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Mainamati, Physical Setup


Mainamati, Physical Setup an isolated low, 18 km long and 2 km wide spur of a dimpled range of hills, dotted with more than 50 ancient Buddhist settlements of the 8th to 12th century AD, and known as the Mainamati-Lalmai range extended through the centre of the district of comilla. It lies between latitudes 23'20'N and 23'30'N and longitudes 91'05'E and 91'10'E. It is 8 km west of Comilla town. The Dhaka-Chittagong and the Comilla-Sylhet highways run along the northern part, while the southern portion of the hills can be reached by the Comilla-Chandpur road which runs parallel to its eastern side.

Climate mostly humid and temperate. Mean annual rainfall ranges from 1930 mm in the eastern plains and to more than 2540 mm in the highlands of the west. The cool and dry winter-December to February- is followed by a hot and shower premonsoon period-March to May- and then by the relatively cool but very wet monsoon season- June to September. Mainamati is rarely affected by cyclones. The maximum temperature ranges from 37'C to 39'C, whereas the minimum temperature varies from 7'C to 10'C.

Soil the soil is mostly composed of fine Madhupur clay, which cakes very hard in the dry season. These soils are acidic, low in plant nutrient and droughty. The loose and friable Recent and subrecent alluvial deposits laid down by the rivers dakatia, gumti and feni form the rest of the soils.

Agriculture very similar to mahasthangarh. At least 40% of the area are single cropped, 38% double cropped and10% triple cropped. Rice, mainly aus' [aush] and transplanted aman' [aman], is by far the most extensive crop. Homestead areas are mainly used for vegetables, bananas, fruit trees, pan (betel leaf) and seedbed for aman rice.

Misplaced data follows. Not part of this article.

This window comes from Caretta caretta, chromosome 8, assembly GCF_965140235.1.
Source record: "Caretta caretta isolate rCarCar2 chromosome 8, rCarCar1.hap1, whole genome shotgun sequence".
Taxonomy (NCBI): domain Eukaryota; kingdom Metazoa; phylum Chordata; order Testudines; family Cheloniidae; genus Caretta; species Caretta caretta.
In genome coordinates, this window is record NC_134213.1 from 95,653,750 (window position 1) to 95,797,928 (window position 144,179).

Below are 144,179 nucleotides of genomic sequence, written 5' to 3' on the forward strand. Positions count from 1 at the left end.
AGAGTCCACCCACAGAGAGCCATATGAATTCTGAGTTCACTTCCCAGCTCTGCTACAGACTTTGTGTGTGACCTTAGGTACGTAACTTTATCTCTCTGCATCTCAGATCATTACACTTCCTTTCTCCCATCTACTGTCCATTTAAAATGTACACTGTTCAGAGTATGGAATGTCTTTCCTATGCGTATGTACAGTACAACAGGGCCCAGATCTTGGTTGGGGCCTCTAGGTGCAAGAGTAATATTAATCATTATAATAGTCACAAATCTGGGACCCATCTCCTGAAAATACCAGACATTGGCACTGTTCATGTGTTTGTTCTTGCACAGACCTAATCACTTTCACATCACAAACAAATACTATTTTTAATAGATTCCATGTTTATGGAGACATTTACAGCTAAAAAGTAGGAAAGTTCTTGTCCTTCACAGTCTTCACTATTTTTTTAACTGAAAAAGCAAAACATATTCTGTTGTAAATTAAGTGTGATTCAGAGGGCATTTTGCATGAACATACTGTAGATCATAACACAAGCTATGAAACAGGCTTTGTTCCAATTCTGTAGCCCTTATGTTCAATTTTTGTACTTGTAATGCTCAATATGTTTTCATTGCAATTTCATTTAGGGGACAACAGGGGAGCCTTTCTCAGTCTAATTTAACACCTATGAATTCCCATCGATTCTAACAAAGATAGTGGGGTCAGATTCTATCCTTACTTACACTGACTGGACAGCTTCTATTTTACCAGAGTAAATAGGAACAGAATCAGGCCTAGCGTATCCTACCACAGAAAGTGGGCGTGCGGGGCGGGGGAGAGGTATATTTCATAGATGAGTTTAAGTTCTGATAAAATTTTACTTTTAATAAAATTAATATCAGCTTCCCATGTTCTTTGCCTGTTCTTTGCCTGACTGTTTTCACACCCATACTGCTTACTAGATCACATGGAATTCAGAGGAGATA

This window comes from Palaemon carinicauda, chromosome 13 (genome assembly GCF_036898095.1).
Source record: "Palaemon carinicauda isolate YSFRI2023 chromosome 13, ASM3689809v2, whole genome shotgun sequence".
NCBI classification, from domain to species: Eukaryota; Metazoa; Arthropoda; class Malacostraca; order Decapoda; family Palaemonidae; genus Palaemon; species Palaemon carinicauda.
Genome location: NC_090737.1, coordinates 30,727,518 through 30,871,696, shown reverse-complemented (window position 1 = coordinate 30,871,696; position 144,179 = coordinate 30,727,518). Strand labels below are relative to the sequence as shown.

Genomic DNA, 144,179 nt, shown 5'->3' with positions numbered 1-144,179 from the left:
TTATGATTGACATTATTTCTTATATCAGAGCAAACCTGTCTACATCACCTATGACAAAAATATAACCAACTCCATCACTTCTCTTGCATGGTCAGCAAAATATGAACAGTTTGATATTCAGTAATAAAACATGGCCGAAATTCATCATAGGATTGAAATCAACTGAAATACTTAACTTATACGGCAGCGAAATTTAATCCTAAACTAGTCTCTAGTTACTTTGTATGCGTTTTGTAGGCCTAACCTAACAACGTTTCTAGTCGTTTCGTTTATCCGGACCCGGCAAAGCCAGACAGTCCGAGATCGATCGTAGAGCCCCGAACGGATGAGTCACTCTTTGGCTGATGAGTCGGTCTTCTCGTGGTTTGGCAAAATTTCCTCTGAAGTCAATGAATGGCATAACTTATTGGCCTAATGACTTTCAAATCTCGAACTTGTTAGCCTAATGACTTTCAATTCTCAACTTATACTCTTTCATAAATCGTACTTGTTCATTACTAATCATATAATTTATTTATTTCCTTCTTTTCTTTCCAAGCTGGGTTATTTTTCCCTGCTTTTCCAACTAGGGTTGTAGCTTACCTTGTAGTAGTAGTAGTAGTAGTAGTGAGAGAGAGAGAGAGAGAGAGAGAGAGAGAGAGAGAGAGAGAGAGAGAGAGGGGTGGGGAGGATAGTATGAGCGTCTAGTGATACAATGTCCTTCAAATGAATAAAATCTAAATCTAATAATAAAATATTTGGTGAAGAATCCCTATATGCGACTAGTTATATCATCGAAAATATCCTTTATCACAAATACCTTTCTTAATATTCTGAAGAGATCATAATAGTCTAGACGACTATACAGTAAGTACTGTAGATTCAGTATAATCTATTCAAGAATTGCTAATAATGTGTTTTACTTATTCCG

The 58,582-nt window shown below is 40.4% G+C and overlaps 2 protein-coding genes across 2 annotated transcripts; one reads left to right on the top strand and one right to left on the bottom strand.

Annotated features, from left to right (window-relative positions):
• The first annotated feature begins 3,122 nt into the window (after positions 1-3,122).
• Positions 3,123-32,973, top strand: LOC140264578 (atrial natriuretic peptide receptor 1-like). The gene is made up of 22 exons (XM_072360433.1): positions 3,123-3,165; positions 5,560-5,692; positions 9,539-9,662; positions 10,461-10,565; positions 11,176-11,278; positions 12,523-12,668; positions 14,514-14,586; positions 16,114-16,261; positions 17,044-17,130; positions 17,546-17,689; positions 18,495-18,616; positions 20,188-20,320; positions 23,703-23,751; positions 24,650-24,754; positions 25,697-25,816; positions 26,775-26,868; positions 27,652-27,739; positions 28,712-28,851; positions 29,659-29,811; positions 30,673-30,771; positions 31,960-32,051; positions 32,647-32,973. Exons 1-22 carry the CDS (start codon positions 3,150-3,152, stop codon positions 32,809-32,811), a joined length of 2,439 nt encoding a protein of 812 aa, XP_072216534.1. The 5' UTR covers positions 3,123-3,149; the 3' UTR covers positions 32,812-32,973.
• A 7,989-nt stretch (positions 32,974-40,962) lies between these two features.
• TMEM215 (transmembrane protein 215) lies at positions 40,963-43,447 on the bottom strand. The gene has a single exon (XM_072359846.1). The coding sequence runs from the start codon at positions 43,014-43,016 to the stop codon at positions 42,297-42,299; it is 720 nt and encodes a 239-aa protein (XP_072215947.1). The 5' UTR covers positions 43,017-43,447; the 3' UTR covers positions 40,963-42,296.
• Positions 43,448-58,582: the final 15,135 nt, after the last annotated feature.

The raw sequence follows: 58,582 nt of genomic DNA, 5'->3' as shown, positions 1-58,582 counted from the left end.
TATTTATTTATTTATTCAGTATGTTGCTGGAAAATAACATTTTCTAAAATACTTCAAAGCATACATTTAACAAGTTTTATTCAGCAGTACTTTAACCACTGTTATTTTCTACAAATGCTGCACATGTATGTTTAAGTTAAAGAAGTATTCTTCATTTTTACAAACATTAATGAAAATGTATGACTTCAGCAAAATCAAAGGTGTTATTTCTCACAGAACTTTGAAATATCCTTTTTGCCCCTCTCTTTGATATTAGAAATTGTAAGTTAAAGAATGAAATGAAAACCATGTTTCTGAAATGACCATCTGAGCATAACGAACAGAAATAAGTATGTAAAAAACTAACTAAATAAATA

Topography and relief the area is characterised by low hills and broad valleys. The overall trend of the hill is NNW-SSE. The average height of the hills is about 12m but some peaks rise to about 40m or more. The western part of the hills abruptly changes to plainland while the eastern part merges gradually with the adjacent areas. There are numerous small hillocks scattered throughout the area. The hill range gradually widens from about 1 km in the north to about 3 km in the south. Some of the hilltops representing table surfaces are separated from each other by deeply incised valleys.

Drainage the lalmai hillS, surrounded by the Chandina deltaic plain, are drained by three major rivers-the Gumti, the Dakatia, and the little feni. Numerous rainfall channels, which characterised the area only, become active during the periods of heavy downpour. These have built up an overall dendritic geomorphic feature in the area. More of such channels occur in the central and southern parts than in the northern part. Jamura khal originates west of Salbanpur and flows eastward to meet the plainland at Gabtali. The Chandri khal originates north of Jamura khal and flows southeast up to Noapara. Because of the higher elevation of the western side, most of the rainfall channels flow east.